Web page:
These measures reflect growing global commitments to curbing the pernicious effects of deepfakes. However, these efforts are insufficient to contain, let alone stop, the proliferation of deepfake dissemination.

Research study with youth

Research I have conducted with colleagues, funded by the Social Sciences and Humanities Research Council (SSHRC) and Canadian Heritage, unveils how empowering youth with digital agency can be a force against the rising tide of disinformation fueled by deepfake and artificial intelligence technologies.

Our study focused on how youth perceive the impact of deepfakes on critical issues and their own process of constructing knowledge in digital contexts. We explored their capacity and willingness to effectively counterbalance disinformation.

The study brought together Canadian university students, aged 18 to 24, for a series of hands-on workshops, in-depth individual interviews and focus group discussions. Participants created deepfakes, gaining a firsthand understanding of easy access to and use of this technology and its potential for misuse. This experiential learning proved invaluable in demystifying how easily deepfakes are generated.

Participants initially perceived deepfakes as an uncontrollable and inevitable part of the digital landscape.

Through engagement and discussion, they went from being passive deepfake bystanders to developing a deeper realization of their grave threat. Critically, they also developed a sense of responsibility in preventing and mitigating deepfakes’ spread, and a readiness to counter deepfakes.

Students shared recommendations for concrete actions, including urging educational systems to empower youth and help them recognize their actions can make a difference. This includes:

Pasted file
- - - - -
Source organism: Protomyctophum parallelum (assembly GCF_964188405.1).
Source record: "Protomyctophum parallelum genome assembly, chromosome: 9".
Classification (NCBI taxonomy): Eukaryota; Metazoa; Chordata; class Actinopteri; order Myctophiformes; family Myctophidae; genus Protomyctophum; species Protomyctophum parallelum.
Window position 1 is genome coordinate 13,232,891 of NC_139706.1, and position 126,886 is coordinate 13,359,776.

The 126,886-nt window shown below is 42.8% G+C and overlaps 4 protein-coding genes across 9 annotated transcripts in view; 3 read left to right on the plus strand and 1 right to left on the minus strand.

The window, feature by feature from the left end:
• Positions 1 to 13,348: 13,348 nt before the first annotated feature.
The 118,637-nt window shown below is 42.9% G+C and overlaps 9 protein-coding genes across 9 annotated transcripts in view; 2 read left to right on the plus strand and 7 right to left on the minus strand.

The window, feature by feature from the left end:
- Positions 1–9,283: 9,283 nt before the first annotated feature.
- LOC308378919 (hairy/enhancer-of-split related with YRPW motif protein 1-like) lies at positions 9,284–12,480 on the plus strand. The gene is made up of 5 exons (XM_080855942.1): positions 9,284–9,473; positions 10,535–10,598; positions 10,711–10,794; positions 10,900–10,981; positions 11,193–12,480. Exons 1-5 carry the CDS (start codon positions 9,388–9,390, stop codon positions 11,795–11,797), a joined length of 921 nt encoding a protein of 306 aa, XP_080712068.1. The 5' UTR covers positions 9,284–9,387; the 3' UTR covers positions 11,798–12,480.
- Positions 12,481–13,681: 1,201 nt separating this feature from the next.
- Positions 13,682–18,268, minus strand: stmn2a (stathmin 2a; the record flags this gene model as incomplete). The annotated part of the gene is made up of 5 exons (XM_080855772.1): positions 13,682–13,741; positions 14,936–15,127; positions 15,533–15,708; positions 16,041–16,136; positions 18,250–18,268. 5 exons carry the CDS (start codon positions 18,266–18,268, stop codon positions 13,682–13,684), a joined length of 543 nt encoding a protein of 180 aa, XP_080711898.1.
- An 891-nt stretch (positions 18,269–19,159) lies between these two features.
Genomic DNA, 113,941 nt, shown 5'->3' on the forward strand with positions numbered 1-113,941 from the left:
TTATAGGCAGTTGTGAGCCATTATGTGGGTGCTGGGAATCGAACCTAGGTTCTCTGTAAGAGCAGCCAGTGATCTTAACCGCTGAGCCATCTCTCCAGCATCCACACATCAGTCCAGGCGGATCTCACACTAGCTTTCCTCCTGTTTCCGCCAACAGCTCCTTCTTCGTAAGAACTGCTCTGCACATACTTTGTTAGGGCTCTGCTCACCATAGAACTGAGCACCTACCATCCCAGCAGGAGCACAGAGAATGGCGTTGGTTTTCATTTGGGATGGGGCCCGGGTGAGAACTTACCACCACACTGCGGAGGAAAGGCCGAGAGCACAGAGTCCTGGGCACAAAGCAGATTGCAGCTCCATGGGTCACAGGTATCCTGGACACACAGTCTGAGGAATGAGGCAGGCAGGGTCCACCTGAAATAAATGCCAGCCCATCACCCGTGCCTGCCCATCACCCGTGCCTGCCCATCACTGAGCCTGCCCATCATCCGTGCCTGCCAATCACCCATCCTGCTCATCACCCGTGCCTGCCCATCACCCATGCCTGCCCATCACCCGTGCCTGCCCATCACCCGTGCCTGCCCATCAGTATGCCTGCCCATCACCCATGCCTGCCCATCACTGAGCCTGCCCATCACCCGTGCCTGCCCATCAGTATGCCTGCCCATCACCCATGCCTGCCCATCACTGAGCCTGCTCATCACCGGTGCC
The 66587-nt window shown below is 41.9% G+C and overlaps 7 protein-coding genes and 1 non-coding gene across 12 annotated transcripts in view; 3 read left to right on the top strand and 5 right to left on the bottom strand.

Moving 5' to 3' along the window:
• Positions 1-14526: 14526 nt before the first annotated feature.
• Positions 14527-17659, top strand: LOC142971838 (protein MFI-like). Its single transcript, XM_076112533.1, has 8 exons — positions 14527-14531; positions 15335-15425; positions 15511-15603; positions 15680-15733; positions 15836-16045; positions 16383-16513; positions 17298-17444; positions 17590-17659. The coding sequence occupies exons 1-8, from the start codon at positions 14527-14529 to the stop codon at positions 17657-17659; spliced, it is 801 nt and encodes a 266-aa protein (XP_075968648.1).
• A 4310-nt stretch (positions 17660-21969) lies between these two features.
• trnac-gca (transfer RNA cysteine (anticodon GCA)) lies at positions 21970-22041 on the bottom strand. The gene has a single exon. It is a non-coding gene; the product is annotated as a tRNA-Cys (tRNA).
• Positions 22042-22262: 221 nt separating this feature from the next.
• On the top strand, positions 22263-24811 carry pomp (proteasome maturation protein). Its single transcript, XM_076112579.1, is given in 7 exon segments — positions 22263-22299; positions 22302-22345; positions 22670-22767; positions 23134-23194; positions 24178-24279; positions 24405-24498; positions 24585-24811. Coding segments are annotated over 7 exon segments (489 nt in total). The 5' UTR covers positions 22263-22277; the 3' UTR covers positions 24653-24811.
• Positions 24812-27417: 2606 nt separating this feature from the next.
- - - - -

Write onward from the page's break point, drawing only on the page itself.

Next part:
• teaching the detrimental effects of disinformation on society;
  • providing spaces for youth to reflect on and challenge societal norms, inform them about social media policies and outlining permissible and prohibited content;
  • training students in recognizing deepfakes through exposure to the technology behind them;
  • encouraging involvement in meaningful causes while staying alert to disinformation and guiding youth in respectfully and productively countering disinformation.
Students seen at a laptop.
Educational systems have an important role empowering youth and helping them recognize their actions can make a difference. (Allison Shelley/EDUimages), CC BY-NC

Based on our research and the participants’ recommendations, we propose a multifaceted strategy to counter the proliferation of deepfakes.

Deepfake education needs to be integrated into educational curricula, along with nurturing critical thinking and digital agency in our youth. Youth need to be encouraged in active, yet safe, well-informed and strategic, participation in the fight against malicious deepfakes in digital spaces.

We emphasize the importance of hands-on collaborative learning experiences. We also advocate for an interdisciplinary educational approach that marries technology, psychology, media studies and ethics to fully grasp the implications of deepfakes.

The human element

Our research underscores a crucial realization: The human element, particularly the role of education, is indispensable in the fight against deepfakes. We cannot rely solely on technology and legal fixes. By equipping younger generations, but also every single member of our society, with the skills to critically analyze and challenge disinformation, we are nurturing a digitally literate society resilient enough to withstand the manipulative power of deepfakes.

To do so, we must equip people to understand they have roles and agency in safeguarding the integrity of our digital world.The Conversation

Article written by Nadia Naffi, Assistant Professor, Educational Technology, Chair in Educational Leadership in the Innovative Pedagogical Practices in Digital Contexts – National Bank, Université Laval

This article is republished from The Conversation under a Creative Commons license. Read the original article.